The Second World War is often seen as a period of emancipation, because of the influx of women into paid work, and because the state took steps to relieve women of domestic work.
This study challenges such a picture. The state approached the removal of women from the domestic sphere with extreme caution, in spite of the desperate need for women's labour in war work. Women's own preferences were frequently neglected or distorted in the search for a compromise between production and patriarchy. However, the enduring practices of paying women less and treating them as an inferior category of workers led to growth in the numbers and proportions of women employed after the war in many areas of work.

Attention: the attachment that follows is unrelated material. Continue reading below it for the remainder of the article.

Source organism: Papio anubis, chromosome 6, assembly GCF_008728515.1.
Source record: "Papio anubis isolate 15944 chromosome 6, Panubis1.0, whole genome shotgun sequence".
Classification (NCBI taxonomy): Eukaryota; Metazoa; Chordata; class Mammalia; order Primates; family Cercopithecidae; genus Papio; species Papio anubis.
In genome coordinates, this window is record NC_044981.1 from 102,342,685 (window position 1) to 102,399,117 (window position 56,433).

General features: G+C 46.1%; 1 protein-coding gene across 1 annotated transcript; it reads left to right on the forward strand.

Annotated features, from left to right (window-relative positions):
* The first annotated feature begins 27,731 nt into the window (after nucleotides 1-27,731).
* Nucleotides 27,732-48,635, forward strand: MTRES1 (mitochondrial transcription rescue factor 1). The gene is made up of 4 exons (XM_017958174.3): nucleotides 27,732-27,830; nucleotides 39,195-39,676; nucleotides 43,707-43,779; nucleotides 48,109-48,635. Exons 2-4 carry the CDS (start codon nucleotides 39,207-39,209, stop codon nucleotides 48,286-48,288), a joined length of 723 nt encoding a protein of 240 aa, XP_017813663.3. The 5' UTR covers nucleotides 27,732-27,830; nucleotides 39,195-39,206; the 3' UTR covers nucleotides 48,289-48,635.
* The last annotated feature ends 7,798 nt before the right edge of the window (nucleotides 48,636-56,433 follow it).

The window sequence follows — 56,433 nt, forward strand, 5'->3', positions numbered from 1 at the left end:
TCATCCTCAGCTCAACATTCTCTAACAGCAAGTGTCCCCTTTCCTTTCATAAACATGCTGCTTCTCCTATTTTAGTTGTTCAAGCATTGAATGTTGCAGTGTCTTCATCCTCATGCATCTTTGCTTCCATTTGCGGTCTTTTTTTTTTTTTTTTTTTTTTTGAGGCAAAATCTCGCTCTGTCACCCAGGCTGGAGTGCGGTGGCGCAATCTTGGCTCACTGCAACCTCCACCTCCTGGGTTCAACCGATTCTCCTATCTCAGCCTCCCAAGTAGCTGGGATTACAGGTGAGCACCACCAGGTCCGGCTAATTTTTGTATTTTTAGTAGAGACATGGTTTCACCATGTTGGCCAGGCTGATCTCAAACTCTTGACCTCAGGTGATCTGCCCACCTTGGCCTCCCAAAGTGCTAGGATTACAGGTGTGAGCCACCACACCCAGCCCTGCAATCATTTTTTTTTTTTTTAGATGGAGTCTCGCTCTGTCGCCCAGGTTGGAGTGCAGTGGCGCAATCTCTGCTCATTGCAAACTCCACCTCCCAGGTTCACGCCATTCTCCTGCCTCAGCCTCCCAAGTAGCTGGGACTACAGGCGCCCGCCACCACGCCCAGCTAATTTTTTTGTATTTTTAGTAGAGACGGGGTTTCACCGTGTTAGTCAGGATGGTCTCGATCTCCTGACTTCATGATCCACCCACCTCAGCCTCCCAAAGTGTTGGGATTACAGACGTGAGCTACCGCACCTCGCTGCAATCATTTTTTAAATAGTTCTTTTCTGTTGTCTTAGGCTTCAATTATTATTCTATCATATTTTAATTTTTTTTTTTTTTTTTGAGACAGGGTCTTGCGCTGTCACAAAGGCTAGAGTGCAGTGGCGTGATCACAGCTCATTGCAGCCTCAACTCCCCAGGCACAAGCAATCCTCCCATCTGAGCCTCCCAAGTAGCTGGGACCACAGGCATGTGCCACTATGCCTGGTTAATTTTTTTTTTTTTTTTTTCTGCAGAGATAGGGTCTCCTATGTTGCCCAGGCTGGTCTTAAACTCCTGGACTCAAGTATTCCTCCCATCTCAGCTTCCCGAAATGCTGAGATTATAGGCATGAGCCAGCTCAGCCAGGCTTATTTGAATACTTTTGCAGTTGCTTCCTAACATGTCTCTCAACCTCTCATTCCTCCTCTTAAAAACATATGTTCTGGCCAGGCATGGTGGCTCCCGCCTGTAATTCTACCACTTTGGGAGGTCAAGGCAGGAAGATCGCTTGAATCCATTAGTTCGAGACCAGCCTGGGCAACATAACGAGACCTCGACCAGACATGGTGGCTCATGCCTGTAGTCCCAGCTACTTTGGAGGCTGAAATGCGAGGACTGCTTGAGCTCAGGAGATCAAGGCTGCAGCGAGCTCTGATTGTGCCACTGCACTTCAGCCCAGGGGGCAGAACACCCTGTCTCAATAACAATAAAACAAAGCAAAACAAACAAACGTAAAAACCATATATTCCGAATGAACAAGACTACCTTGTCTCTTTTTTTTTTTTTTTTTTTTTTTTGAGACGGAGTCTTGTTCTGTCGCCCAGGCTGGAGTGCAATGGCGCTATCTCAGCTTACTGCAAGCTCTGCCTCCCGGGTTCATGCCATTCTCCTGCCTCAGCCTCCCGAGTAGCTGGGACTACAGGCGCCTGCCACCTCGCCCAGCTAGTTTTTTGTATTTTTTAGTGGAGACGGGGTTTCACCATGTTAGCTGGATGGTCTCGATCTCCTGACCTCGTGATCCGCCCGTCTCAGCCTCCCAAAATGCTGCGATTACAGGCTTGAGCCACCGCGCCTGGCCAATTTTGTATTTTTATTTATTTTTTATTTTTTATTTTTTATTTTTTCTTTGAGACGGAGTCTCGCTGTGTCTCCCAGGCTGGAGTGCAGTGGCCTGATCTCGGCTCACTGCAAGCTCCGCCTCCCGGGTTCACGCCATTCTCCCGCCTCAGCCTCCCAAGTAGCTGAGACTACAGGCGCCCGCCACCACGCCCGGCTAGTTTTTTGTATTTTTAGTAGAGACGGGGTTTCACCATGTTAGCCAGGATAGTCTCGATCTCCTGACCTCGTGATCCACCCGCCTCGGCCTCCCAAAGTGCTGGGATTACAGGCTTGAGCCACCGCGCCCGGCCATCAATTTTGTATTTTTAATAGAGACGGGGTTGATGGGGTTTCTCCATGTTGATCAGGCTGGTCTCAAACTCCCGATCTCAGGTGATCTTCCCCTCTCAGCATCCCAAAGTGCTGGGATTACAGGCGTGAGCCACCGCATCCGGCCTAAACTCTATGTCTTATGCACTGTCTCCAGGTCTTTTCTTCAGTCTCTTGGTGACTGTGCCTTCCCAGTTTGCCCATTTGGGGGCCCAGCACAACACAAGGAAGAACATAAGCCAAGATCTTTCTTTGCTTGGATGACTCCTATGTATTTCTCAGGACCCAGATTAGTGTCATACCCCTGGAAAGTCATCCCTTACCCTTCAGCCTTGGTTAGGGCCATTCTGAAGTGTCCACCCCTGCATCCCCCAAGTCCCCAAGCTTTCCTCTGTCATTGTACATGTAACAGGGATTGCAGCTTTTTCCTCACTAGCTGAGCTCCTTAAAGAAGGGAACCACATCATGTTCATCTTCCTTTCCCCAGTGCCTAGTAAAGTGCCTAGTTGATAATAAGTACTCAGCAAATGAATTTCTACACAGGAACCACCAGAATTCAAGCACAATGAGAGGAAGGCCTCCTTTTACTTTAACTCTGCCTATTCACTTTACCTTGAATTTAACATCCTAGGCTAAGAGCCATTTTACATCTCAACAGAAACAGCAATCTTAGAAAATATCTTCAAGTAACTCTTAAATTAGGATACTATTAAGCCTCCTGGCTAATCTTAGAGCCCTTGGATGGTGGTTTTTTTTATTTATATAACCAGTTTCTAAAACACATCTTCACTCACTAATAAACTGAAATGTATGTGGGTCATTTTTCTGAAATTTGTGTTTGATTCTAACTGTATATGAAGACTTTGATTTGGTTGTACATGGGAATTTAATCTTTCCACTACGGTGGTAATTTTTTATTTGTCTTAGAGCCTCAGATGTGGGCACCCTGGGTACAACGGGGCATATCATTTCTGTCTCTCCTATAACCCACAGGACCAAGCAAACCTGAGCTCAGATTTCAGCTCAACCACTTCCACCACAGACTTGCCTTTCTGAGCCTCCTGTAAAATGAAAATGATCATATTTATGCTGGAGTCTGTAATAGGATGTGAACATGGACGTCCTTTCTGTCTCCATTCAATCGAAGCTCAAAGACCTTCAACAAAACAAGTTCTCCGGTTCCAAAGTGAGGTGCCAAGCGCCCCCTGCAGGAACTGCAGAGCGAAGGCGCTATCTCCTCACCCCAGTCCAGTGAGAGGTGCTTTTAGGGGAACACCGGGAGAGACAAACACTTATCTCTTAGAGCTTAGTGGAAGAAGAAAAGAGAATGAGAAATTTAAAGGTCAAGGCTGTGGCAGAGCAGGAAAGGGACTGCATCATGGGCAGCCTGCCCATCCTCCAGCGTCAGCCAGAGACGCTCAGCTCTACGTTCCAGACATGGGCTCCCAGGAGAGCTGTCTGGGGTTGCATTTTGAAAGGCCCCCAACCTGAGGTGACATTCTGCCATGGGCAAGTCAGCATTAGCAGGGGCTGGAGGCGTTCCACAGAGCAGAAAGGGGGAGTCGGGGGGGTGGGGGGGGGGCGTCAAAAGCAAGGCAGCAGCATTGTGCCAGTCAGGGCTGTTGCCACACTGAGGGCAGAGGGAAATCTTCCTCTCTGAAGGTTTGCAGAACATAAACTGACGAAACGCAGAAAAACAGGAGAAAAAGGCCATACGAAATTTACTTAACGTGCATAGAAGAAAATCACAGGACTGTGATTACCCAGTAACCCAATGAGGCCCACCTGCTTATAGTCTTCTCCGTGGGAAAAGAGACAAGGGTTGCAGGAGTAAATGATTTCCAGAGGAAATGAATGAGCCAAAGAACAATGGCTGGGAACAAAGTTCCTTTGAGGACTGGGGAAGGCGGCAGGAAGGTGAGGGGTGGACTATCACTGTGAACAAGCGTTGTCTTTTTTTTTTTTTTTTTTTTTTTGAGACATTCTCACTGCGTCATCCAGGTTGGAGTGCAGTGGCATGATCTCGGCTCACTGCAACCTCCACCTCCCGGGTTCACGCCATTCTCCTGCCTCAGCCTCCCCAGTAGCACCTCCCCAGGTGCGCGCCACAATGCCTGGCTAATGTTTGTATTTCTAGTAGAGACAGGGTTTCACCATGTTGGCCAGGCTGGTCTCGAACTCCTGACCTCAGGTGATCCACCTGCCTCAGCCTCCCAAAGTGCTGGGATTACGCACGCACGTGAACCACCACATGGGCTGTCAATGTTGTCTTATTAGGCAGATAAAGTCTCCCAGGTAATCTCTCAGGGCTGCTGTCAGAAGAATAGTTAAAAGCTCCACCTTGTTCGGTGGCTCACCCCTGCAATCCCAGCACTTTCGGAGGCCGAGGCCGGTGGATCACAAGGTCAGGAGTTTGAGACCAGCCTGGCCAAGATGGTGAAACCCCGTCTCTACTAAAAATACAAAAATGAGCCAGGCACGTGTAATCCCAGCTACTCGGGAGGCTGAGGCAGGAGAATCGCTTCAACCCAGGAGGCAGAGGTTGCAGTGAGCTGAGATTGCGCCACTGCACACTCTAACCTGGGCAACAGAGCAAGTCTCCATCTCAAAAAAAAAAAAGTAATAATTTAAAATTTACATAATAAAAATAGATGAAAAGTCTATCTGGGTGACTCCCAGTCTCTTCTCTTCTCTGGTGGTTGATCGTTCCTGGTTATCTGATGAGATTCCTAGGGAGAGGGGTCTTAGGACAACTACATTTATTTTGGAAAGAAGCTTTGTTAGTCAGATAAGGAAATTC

Penny Summerfield concludes that the war accelerated the segregation of women in 'inferior' sectors of work, and inflated the expectation that working women would bear the double burden without a redistribution of responsibility for the domestic sphere between men, women and the state.
First published in 1984, this is an important book for students of history, sociology and women's studies at all levels.
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